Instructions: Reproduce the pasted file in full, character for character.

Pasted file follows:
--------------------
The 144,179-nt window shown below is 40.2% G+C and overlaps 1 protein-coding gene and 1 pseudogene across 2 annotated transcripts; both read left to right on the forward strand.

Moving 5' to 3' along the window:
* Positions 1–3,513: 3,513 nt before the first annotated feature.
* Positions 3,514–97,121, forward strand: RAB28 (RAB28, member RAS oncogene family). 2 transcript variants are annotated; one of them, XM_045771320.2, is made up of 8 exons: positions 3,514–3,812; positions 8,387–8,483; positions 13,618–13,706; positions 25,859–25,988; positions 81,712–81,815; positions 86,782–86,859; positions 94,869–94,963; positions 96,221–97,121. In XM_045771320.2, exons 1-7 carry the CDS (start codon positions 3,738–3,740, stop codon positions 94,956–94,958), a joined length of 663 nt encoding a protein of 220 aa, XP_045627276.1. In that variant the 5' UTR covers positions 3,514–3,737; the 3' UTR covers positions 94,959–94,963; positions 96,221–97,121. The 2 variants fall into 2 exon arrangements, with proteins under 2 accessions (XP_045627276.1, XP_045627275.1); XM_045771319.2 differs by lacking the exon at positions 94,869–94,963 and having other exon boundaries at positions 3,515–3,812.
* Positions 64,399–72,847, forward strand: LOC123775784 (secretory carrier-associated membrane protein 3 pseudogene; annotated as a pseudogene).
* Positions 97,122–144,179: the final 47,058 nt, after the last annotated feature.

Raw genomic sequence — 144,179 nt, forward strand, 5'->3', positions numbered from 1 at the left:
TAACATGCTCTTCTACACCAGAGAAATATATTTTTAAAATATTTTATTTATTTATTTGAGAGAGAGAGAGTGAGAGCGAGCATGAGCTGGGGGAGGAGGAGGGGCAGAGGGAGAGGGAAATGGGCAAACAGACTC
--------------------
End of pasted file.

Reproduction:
The 144,179-nt window shown below is 40.2% G+C and overlaps 1 protein-coding gene and 1 pseudogene across 2 annotated transcripts; both read left to right on the forward strand.

Moving 5' to 3' along the window:
* Positions 1–3,513: 3,513 nt before the first annotated feature.
* Positions 3,514–97,121, forward strand: RAB28 (RAB28, member RAS oncogene family). 2 transcript variants are annotated; one of them, XM_045771320.2, is made up of 8 exons: positions 3,514–3,812; positions 8,387–8,483; positions 13,618–13,706; positions 25,859–25,988; positions 81,712–81,815; positions 86,782–86,859; positions 94,869–94,963; positions 96,221–97,121. In XM_045771320.2, exons 1-7 carry the CDS (start codon positions 3,738–3,740, stop codon positions 94,956–94,958), a joined length of 663 nt encoding a protein of 220 aa, XP_045627276.1. In that variant the 5' UTR covers positions 3,514–3,737; the 3' UTR covers positions 94,959–94,963; positions 96,221–97,121. The 2 variants fall into 2 exon arrangements, with proteins under 2 accessions (XP_045627276.1, XP_045627275.1); XM_045771319.2 differs by lacking the exon at positions 94,869–94,963 and having other exon boundaries at positions 3,515–3,812.
* Positions 64,399–72,847, forward strand: LOC123775784 (secretory carrier-associated membrane protein 3 pseudogene; annotated as a pseudogene).
* Positions 97,122–144,179: the final 47,058 nt, after the last annotated feature.

Raw genomic sequence — 144,179 nt, forward strand, 5'->3', positions numbered from 1 at the left:
TAACATGCTCTTCTACACCAGAGAAATATATTTTTAAAATATTTTATTTATTTATTTGAGAGAGAGAGAGTGAGAGCGAGCATGAGCTGGGGGAGGAGGAGGGGCAGAGGGAGAGGGAAATGGGCAAACAGACTC